SeedCo Zim targets 275pc maize growth

HARARE – Zimbabwe’s largest seed producer, SeedCo, says it is targeting to increase maize production in the smallholder sector by 275 percent from the current 0,8 tonnes to 3,0 tonnes.

SeedCo Zimbabwe managing director Denias Zaranyika said increasing agricultural productivity remains a central concern for the company.

“This is because it is a major factor in determining the level of income of the farming sector; in achieving sustainable food and income security for all agricultural producers and consumers, particularly for resource-poor households,” he said at a media luncheon in Harare on Wednesday.

Agricultural productivity has become very important in the country in meeting food requirements of continually growing population and in generating foreign exchange to finance domestic programmes.

“From a research and development point of view, our main focus area has always been that in order to improve livelihoods and income, adoption of hybrid seeds is a prerequisite. SeedCo’s future has always looked exciting and one thing we do better is research which gives us farmer insights as well as informing us about possible future farmer and consumer behaviour and eating habits,” Zaranyika said.

“Through research and breeding programmes, we have amply justified why everybody should work towards 100 percent hybrid maize adoption in Zimbabwe,” he added.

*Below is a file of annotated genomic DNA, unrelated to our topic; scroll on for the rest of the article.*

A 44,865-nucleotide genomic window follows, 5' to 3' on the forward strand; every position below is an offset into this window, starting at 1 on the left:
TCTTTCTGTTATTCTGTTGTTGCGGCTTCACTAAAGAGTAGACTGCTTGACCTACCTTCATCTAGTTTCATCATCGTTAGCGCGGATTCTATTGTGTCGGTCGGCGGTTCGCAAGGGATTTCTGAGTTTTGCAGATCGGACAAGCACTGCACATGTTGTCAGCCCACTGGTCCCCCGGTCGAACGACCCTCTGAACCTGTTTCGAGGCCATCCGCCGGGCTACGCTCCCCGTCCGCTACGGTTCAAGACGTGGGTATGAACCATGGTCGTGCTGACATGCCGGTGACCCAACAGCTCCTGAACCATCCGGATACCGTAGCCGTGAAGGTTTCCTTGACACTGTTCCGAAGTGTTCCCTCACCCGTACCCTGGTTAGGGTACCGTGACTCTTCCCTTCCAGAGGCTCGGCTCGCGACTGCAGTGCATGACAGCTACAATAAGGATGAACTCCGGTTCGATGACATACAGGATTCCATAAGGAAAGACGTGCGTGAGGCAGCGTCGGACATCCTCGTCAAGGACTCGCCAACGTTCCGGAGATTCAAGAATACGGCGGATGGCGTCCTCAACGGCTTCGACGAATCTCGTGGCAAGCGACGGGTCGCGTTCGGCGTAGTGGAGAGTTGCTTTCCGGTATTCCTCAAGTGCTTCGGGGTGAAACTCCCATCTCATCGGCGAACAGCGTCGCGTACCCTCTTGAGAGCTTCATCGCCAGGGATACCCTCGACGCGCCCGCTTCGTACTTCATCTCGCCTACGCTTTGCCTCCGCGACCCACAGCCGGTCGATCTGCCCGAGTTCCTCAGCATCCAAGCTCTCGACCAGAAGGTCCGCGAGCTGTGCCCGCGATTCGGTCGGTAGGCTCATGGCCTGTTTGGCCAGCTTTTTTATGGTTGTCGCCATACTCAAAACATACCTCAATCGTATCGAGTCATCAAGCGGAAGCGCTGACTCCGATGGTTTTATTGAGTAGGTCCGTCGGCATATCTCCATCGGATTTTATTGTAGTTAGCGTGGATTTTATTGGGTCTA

Zaranyika further indicated that SeedCo’s next stage challenge is to commercialise the smallholder sector, so that together with the Command Farming Programme targeted at A2 and large-scale commercial farmers, the country can become self-sufficient and produce extra maize for exports.

“Achieving this entails that everything that our farmers in the smallholder sector do — from planning to planting and harvesting to marketing — they must always bear in mind that they are in business and that they must get a profit from their labour,” he said.

SeedCo, which is committed to supporting economic growth and poverty reduction through agricultural development in Zimbabwe, said it remains upbeat about the country’s future prospects.

“The future of agriculture in Zimbabwe is very bright, mainly because the country is endowed with key comparative advantages that include conducive climatic and soil conditions.

“That coupled with a highly literate human resource base should take Zimbabwe to another level of agricultural productivity and food self-sufficiency,” Zaranyika said.

SeedCo develops and markets certified crop seeds, mainly hybrid maize seed, but also cotton seed, wheat, soya bean, barley, sorghum and ground nut seed.

Most of the company’s hybrid and non-hybrid cereals and oil crop seed varieties are proprietary, having been developed and bred at our research stations through market-oriented research and breeding programmes.